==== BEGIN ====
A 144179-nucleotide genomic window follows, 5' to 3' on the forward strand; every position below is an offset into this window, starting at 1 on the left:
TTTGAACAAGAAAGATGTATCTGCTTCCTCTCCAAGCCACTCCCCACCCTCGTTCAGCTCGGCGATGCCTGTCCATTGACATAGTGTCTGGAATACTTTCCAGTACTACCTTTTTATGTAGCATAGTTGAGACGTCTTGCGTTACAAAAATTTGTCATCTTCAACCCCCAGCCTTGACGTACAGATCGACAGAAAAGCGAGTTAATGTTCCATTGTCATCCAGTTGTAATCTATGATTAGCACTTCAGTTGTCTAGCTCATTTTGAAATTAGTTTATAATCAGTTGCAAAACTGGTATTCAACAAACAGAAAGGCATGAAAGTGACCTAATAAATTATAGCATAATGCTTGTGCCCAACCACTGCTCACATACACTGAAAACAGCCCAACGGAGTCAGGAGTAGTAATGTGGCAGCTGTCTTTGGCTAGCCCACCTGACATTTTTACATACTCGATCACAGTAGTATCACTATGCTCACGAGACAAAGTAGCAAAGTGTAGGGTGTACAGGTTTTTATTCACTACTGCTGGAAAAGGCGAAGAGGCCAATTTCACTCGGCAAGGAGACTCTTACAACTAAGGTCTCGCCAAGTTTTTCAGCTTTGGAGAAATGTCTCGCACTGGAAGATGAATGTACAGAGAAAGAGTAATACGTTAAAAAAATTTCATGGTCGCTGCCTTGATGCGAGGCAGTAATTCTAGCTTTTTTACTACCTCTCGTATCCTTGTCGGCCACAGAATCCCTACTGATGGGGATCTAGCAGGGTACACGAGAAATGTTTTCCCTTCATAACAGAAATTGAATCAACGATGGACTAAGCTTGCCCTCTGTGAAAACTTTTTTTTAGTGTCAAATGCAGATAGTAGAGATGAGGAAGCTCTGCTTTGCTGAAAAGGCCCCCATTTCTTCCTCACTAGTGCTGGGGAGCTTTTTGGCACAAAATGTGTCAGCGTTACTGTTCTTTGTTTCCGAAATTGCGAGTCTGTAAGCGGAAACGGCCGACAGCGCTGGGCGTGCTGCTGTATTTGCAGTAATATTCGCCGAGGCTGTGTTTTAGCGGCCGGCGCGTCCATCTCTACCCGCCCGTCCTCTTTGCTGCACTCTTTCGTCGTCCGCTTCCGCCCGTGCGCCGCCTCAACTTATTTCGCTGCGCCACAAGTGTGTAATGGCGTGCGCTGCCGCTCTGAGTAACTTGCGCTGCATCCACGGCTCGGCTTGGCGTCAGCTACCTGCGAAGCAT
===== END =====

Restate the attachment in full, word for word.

A 144179-nucleotide genomic window follows, 5' to 3' on the forward strand; every position below is an offset into this window, starting at 1 on the left:
TTTGAACAAGAAAGATGTATCTGCTTCCTCTCCAAGCCACTCCCCACCCTCGTTCAGCTCGGCGATGCCTGTCCATTGACATAGTGTCTGGAATACTTTCCAGTACTACCTTTTTATGTAGCATAGTTGAGACGTCTTGCGTTACAAAAATTTGTCATCTTCAACCCCCAGCCTTGACGTACAGATCGACAGAAAAGCGAGTTAATGTTCCATTGTCATCCAGTTGTAATCTATGATTAGCACTTCAGTTGTCTAGCTCATTTTGAAATTAGTTTATAATCAGTTGCAAAACTGGTATTCAACAAACAGAAAGGCATGAAAGTGACCTAATAAATTATAGCATAATGCTTGTGCCCAACCACTGCTCACATACACTGAAAACAGCCCAACGGAGTCAGGAGTAGTAATGTGGCAGCTGTCTTTGGCTAGCCCACCTGACATTTTTACATACTCGATCACAGTAGTATCACTATGCTCACGAGACAAAGTAGCAAAGTGTAGGGTGTACAGGTTTTTATTCACTACTGCTGGAAAAGGCGAAGAGGCCAATTTCACTCGGCAAGGAGACTCTTACAACTAAGGTCTCGCCAAGTTTTTCAGCTTTGGAGAAATGTCTCGCACTGGAAGATGAATGTACAGAGAAAGAGTAATACGTTAAAAAAATTTCATGGTCGCTGCCTTGATGCGAGGCAGTAATTCTAGCTTTTTTACTACCTCTCGTATCCTTGTCGGCCACAGAATCCCTACTGATGGGGATCTAGCAGGGTACACGAGAAATGTTTTCCCTTCATAACAGAAATTGAATCAACGATGGACTAAGCTTGCCCTCTGTGAAAACTTTTTTTTAGTGTCAAATGCAGATAGTAGAGATGAGGAAGCTCTGCTTTGCTGAAAAGGCCCCCATTTCTTCCTCACTAGTGCTGGGGAGCTTTTTGGCACAAAATGTGTCAGCGTTACTGTTCTTTGTTTCCGAAATTGCGAGTCTGTAAGCGGAAACGGCCGACAGCGCTGGGCGTGCTGCTGTATTTGCAGTAATATTCGCCGAGGCTGTGTTTTAGCGGCCGGCGCGTCCATCTCTACCCGCCCGTCCTCTTTGCTGCACTCTTTCGTCGTCCGCTTCCGCCCGTGCGCCGCCTCAACTTATTTCGCTGCGCCACAAGTGTGTAATGGCGTGCGCTGCCGCTCTGAGTAACTTGCGCTGCATCCACGGCTCGGCTTGGCGTCAGCTACCTGCGAAGCAT